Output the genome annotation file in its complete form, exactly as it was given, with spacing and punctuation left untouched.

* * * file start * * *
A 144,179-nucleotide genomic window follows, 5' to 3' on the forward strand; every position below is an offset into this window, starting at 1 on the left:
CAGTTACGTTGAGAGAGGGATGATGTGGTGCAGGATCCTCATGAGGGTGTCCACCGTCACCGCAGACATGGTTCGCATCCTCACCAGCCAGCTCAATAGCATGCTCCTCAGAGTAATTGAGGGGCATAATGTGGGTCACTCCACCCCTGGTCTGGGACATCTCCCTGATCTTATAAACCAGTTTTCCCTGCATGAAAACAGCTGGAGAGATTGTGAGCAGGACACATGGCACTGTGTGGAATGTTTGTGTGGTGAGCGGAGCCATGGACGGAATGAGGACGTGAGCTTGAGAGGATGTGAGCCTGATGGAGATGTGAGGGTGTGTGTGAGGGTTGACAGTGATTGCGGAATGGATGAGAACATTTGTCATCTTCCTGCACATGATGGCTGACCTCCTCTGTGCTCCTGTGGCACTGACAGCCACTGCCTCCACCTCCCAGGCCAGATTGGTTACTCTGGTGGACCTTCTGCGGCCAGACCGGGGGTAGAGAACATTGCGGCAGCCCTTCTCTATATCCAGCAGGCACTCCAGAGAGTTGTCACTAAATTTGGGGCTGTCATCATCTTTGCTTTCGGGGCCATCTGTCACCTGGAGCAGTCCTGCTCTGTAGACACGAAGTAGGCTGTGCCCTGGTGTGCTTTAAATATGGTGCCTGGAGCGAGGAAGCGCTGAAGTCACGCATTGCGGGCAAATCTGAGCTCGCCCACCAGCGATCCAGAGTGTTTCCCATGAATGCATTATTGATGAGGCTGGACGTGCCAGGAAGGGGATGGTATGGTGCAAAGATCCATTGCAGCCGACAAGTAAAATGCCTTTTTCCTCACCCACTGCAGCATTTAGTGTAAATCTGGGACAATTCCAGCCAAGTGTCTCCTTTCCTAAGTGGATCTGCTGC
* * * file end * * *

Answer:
A 144,179-nucleotide genomic window follows, 5' to 3' on the forward strand; every position below is an offset into this window, starting at 1 on the left:
CAGTTACGTTGAGAGAGGGATGATGTGGTGCAGGATCCTCATGAGGGTGTCCACCGTCACCGCAGACATGGTTCGCATCCTCACCAGCCAGCTCAATAGCATGCTCCTCAGAGTAATTGAGGGGCATAATGTGGGTCACTCCACCCCTGGTCTGGGACATCTCCCTGATCTTATAAACCAGTTTTCCCTGCATGAAAACAGCTGGAGAGATTGTGAGCAGGACACATGGCACTGTGTGGAATGTTTGTGTGGTGAGCGGAGCCATGGACGGAATGAGGACGTGAGCTTGAGAGGATGTGAGCCTGATGGAGATGTGAGGGTGTGTGTGAGGGTTGACAGTGATTGCGGAATGGATGAGAACATTTGTCATCTTCCTGCACATGATGGCTGACCTCCTCTGTGCTCCTGTGGCACTGACAGCCACTGCCTCCACCTCCCAGGCCAGATTGGTTACTCTGGTGGACCTTCTGCGGCCAGACCGGGGGTAGAGAACATTGCGGCAGCCCTTCTCTATATCCAGCAGGCACTCCAGAGAGTTGTCACTAAATTTGGGGCTGTCATCATCTTTGCTTTCGGGGCCATCTGTCACCTGGAGCAGTCCTGCTCTGTAGACACGAAGTAGGCTGTGCCCTGGTGTGCTTTAAATATGGTGCCTGGAGCGAGGAAGCGCTGAAGTCACGCATTGCGGGCAAATCTGAGCTCGCCCACCAGCGATCCAGAGTGTTTCCCATGAATGCATTATTGATGAGGCTGGACGTGCCAGGAAGGGGATGGTATGGTGCAAAGATCCATTGCAGCCGACAAGTAAAATGCCTTTTTCCTCACCCACTGCAGCATTTAGTGTAAATCTGGGACAATTCCAGCCAAGTGTCTCCTTTCCTAAGTGGATCTGCTGC